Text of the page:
[0019] In one example, the first sensor 104 includes a thermal diode and the second sensor 106 includes a crack detector. Interface 102 may include a contact pad, a pin, a bump, or a wire. In one example, control logic 108 enables or disables the first sensor 104 and enables or disables the second sensor 106 based on data passed to integrated circuit 100. In another example, control logic 108 enables or disables the first sensor 104 and enables or disables the second sensor 106 based on data stored in a configuration register (not shown) of integrated circuit 100. Control logic 108 may include transistor switches, tristate buffers, and/or other suitable logic circuitry for controlling the operation of integrated circuit 100.

[0020] Figure 1 B is a block diagram illustrating another example of an integrated circuit 120 to drive a plurality of fluid actuation devices. Integrated circuit 120 includes an interface (e.g., sense interface) 102, a first sensor 104, a second sensor 106, and control logic 108. In addition, integrated circuit 120 includes a plurality of memory cells 122o to 1 22N, where“N” in any suitable number of memory cells, and a select circuit 124. Interface 102 is electrically coupled to each memory cell 122o to 122N. Each memory cell 122o to 122N is electrically coupled to select circuit 124 through a signal path 121 o to 121 N, respectively. Select circuit 124 is electrically coupled to control logic 108 through a signal path 123.

[0021] The select circuit 124 selects at least one memory cell of the plurality of memory cells 122o to 1 22N. The control logic 108 enables either the first sensor 104, the second sensor 106, or the selected at least one memory cell such that a voltage bias or a current bias applied to the interface 102 generates a sensed current or a sensed voltage, respectively, on the interface 102 indicating the state of the enabled sensor or the selected at least one memory cell.

[0022] In one example, each of the plurality of memory cells 122o to 1 22N includes a non-volatile memory cell, such as a floating gate transistor (e.g., a floating gate metal-oxide-semiconductor field-effect transistor), a programmable fuse, etc. In one example, select circuit 124 may include an address decoder, activation logic, and/or other suitable logic circuitry for selecting at least one memory cell 122o to 1 22N in response to an address signal and a data signal.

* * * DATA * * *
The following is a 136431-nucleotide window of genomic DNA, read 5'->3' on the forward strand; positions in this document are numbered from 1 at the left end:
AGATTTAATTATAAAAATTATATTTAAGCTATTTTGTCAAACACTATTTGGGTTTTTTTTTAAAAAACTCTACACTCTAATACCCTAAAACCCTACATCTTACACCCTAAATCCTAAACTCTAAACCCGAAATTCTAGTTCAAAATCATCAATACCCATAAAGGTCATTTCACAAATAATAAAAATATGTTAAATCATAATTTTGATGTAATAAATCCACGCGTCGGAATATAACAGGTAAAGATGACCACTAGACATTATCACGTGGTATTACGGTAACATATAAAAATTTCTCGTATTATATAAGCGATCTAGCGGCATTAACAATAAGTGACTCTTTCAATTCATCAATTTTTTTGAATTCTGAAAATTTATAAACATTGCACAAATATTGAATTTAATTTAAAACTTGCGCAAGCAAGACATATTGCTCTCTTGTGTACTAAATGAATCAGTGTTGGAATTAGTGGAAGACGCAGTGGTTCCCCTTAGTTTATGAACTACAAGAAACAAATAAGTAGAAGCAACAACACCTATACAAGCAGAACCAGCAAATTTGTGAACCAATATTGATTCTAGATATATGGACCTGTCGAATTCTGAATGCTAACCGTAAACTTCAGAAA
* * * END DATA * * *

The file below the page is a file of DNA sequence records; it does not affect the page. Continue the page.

[0023] Figure 2 is a block diagram illustrating another example of an integrated circuit 200 to drive a plurality of fluid actuation devices. Integrated circuit 200 includes an interface (e.g., sense interface) 202, a junction device 204, a resistive device 206, and control logic 208. Interface 202 is electrically coupled to junction device 204 and resistive device 206. Junction device 204 is electrically coupled to control logic 208 through a signal path 203. Resistive device 206 is electrically coupled to control logic 208 through a signal path 205. [0024] The interface 202 is configured to connect to a single contact pad of a host print apparatus, such as the fluid ejection system of Figure 10. Control logic 208 enables the junction device 204 or the resistive device 206 to provide an enabled device. A voltage bias or a current bias applied to the interface 202 generates a sensed current or a sensed voltage, respectively, on the interface 202 indicating the state of the enabled device.

[0025] In one example, the junction device 204 includes a thermal diode and the resistive device 206 includes a crack detector. Interface 202 may include a contact pad, a pin, a bump, or a wire. In one example, control logic 208 enables or disables the junction device 204 and enables or disables the resistive device 206 based on data passed to integrated circuit 200. In another example, control logic 208 enables or disables the junction device 204 and enables or disables the resistive device 206 based on data stored in a configuration register (not shown) of integrated circuit 200. Control logic 208 may include transistor switches, tristate buffers, and/or other suitable logic circuitry for controlling the operation of integrated circuit 200.